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Hectic harvest can be a dangerous time

Illinois Department of Labor urges farmers to make safety a top concern

A farmer harvests soybeans Saturday afternoon in the field along Hawk Drive by the Oregon High School. Farmers have been busy trying to get the harvest completed before winter after a late start to planting season due to flooding. Photo by Chris Johnson
A farmer harvests soybeans Saturday afternoon in the field along Hawk Drive by the Oregon High School. Farmers have been busy trying to get the harvest completed before winter after a late start to planting season due to flooding. Photo by Chris Johnson

Harvest season is always hectic, but late spring planting this year will mean an especially busy time for farmers over the next few weeks.

The Illinois Department of Labor urges farmers not to forsake safety as they race to bring in the 2019 crop.

“Harvest season reminds us how important farmers are to Illinois’ economy and our way of life. But this busy time also brings additional risks to agriculture workers,” said Michael Kleinik, director of the Illinois Department of Labor. “We want farmers to head home to their families safe and sound at the end of each day.”

Vehicle safety is an especially important focus this time of year. Tractor overturns are the leading cause of fatalities in the agriculture industry, according to the Occupational Safety and Health Administration. These accidents result in about 130 deaths each year nationwide.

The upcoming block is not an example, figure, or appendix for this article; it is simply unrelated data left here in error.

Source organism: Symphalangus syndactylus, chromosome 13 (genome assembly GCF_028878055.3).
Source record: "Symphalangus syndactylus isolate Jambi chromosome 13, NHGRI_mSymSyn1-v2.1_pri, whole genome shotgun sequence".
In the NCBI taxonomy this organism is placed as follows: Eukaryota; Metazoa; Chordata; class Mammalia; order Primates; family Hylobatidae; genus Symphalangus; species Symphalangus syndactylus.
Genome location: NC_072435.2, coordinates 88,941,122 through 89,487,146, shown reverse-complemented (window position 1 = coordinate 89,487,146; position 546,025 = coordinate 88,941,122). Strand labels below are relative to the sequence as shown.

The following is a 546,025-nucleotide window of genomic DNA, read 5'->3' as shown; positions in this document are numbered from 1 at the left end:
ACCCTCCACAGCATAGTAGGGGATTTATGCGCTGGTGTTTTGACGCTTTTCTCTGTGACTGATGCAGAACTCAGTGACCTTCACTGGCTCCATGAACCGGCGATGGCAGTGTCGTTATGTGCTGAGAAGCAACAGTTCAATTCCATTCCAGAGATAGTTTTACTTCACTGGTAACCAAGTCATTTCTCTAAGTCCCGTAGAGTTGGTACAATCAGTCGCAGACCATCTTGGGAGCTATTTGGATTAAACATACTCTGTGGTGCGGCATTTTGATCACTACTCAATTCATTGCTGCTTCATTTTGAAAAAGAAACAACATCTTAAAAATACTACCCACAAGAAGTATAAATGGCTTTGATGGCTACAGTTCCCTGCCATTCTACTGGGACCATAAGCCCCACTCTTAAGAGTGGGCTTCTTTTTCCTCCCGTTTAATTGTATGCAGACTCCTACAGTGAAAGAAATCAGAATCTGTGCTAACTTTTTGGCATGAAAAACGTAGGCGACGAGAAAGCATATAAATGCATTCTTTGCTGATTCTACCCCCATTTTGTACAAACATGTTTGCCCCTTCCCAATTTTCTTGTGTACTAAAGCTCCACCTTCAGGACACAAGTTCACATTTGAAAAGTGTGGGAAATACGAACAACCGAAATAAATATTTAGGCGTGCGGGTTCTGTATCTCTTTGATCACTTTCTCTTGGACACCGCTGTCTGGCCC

“The roll overs and left-hand turns by farm vehicles on roadways seem to be the top two safety issues,” said Dave Newcomb, Ag Rescue Program Manager with the Illinois Fire Service Institute.

While tractor roll-over accidents most often occur on the farm, roadways also pose a major safety hazard.

Too often a vehicle attempting to pass causes a collision before the tractor or farm implement can finish a left-hand turn.

Some collisions occur simply because the driver fails to reduce speed for the slower moving farm implement.

Newcomb says impatience and speed are a deadly combination on rural roads this time of year. Sadly, a farm vehicle/car collision this month near Sterling resulted in the death of a 9-year-old girl. The child was a passenger in a vehicle attempting to pass a farm implement. The car struck a grain cart.

“Please, be patient. Please, slow down,” said Newcomb.

Visibility is also a key to safety on the roads. All agricultural vehicles using the public roadways must display the fluorescent orange Slow Moving Vehicle triangle.

Additionally, tractors and other self-powered farm vehicles must have proper lighting. According to Illinois law:

• Lighting is required from 30 minutes before sunset to 30 minutes after sunrise.

• There should be two white lamps on the front of the vehicle, visible from at least 1000 feet to the front of the vehicle.

• There should be two red lamps on the rear of the vehicle, visible from at least 1000 feet to the rear of the vehicle.

• There should be at least one flashing amber signal lamp on the rear of the vehicle, mounted as high as possible and visible from at least 500 feet, which can be used during daylight as well.

Drivers should remember that farm vehicle operators have limited visibility to the rear. Anyone passing such a vehicle needs to use extreme caution.

Modern farm equipment provides effective safety devices if they are used properly.